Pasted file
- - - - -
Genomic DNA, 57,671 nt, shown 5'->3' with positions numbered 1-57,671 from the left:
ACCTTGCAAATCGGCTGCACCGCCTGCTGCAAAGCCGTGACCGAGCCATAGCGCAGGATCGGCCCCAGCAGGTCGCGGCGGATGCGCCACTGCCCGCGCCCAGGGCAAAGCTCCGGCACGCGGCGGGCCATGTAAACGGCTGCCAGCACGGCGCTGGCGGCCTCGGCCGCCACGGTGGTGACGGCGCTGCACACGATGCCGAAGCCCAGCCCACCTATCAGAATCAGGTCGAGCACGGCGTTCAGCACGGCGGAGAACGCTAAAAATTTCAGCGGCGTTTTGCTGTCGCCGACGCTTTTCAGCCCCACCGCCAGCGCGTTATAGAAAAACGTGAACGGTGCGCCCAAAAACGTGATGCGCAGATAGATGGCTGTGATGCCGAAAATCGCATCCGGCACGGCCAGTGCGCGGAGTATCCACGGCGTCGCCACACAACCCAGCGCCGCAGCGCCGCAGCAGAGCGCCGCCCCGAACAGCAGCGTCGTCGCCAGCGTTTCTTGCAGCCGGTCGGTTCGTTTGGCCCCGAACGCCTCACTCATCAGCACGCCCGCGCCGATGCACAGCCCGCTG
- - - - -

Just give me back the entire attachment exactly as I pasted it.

Genomic DNA, 57,671 nt, shown 5'->3' with positions numbered 1-57,671 from the left:
ACCTTGCAAATCGGCTGCACCGCCTGCTGCAAAGCCGTGACCGAGCCATAGCGCAGGATCGGCCCCAGCAGGTCGCGGCGGATGCGCCACTGCCCGCGCCCAGGGCAAAGCTCCGGCACGCGGCGGGCCATGTAAACGGCTGCCAGCACGGCGCTGGCGGCCTCGGCCGCCACGGTGGTGACGGCGCTGCACACGATGCCGAAGCCCAGCCCACCTATCAGAATCAGGTCGAGCACGGCGTTCAGCACGGCGGAGAACGCTAAAAATTTCAGCGGCGTTTTGCTGTCGCCGACGCTTTTCAGCCCCACCGCCAGCGCGTTATAGAAAAACGTGAACGGTGCGCCCAAAAACGTGATGCGCAGATAGATGGCTGTGATGCCGAAAATCGCATCCGGCACGGCCAGTGCGCGGAGTATCCACGGCGTCGCCACACAACCCAGCGCCGCAGCGCCGCAGCAGAGCGCCGCCCCGAACAGCAGCGTCGTCGCCAGCGTTTCTTGCAGCCGGTCGGTTCGTTTGGCCCCGAACGCCTCACTCATCAGCACGCCCGCGCCGATGCACAGCCCGCTG